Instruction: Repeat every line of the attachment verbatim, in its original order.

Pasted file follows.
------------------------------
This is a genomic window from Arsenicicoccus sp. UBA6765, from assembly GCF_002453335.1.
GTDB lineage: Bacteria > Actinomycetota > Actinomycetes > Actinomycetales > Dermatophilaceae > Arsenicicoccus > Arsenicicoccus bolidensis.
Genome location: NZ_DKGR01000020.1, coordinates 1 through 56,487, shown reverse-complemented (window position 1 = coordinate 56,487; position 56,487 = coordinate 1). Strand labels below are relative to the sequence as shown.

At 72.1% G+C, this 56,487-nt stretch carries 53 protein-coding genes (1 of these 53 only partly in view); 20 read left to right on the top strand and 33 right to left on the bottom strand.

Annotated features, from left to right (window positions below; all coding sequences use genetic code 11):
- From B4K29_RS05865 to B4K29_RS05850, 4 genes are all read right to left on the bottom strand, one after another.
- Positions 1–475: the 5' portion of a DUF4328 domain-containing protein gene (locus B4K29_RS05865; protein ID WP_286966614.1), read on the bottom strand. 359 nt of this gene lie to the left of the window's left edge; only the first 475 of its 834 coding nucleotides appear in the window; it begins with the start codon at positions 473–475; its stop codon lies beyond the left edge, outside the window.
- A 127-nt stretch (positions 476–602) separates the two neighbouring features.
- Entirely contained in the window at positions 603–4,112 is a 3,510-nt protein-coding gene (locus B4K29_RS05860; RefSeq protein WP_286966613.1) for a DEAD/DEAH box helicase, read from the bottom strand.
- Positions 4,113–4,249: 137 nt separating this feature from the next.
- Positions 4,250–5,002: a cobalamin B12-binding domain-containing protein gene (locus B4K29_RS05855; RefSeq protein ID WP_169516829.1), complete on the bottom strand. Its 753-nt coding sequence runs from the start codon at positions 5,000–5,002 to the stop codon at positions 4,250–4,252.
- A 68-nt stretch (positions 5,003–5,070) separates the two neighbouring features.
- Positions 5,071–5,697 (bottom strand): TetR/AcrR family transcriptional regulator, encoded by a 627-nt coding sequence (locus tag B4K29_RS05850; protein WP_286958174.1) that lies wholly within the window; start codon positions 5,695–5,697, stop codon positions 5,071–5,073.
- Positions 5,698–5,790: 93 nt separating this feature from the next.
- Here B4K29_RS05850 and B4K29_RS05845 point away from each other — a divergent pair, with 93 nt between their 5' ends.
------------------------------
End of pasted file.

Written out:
This is a genomic window from Arsenicicoccus sp. UBA6765, from assembly GCF_002453335.1.
GTDB lineage: Bacteria > Actinomycetota > Actinomycetes > Actinomycetales > Dermatophilaceae > Arsenicicoccus > Arsenicicoccus bolidensis.
Genome location: NZ_DKGR01000020.1, coordinates 1 through 56,487, shown reverse-complemented (window position 1 = coordinate 56,487; position 56,487 = coordinate 1). Strand labels below are relative to the sequence as shown.

At 72.1% G+C, this 56,487-nt stretch carries 53 protein-coding genes (1 of these 53 only partly in view); 20 read left to right on the top strand and 33 right to left on the bottom strand.

Annotated features, from left to right (window positions below; all coding sequences use genetic code 11):
- From B4K29_RS05865 to B4K29_RS05850, 4 genes are all read right to left on the bottom strand, one after another.
- Positions 1–475: the 5' portion of a DUF4328 domain-containing protein gene (locus B4K29_RS05865; protein ID WP_286966614.1), read on the bottom strand. 359 nt of this gene lie to the left of the window's left edge; only the first 475 of its 834 coding nucleotides appear in the window; it begins with the start codon at positions 473–475; its stop codon lies beyond the left edge, outside the window.
- A 127-nt stretch (positions 476–602) separates the two neighbouring features.
- Entirely contained in the window at positions 603–4,112 is a 3,510-nt protein-coding gene (locus B4K29_RS05860; RefSeq protein WP_286966613.1) for a DEAD/DEAH box helicase, read from the bottom strand.
- Positions 4,113–4,249: 137 nt separating this feature from the next.
- Positions 4,250–5,002: a cobalamin B12-binding domain-containing protein gene (locus B4K29_RS05855; RefSeq protein ID WP_169516829.1), complete on the bottom strand. Its 753-nt coding sequence runs from the start codon at positions 5,000–5,002 to the stop codon at positions 4,250–4,252.
- A 68-nt stretch (positions 5,003–5,070) separates the two neighbouring features.
- Positions 5,071–5,697 (bottom strand): TetR/AcrR family transcriptional regulator, encoded by a 627-nt coding sequence (locus tag B4K29_RS05850; protein WP_286958174.1) that lies wholly within the window; start codon positions 5,695–5,697, stop codon positions 5,071–5,073.
- Positions 5,698–5,790: 93 nt separating this feature from the next.
- Here B4K29_RS05850 and B4K29_RS05845 point away from each other — a divergent pair, with 93 nt between their 5' ends.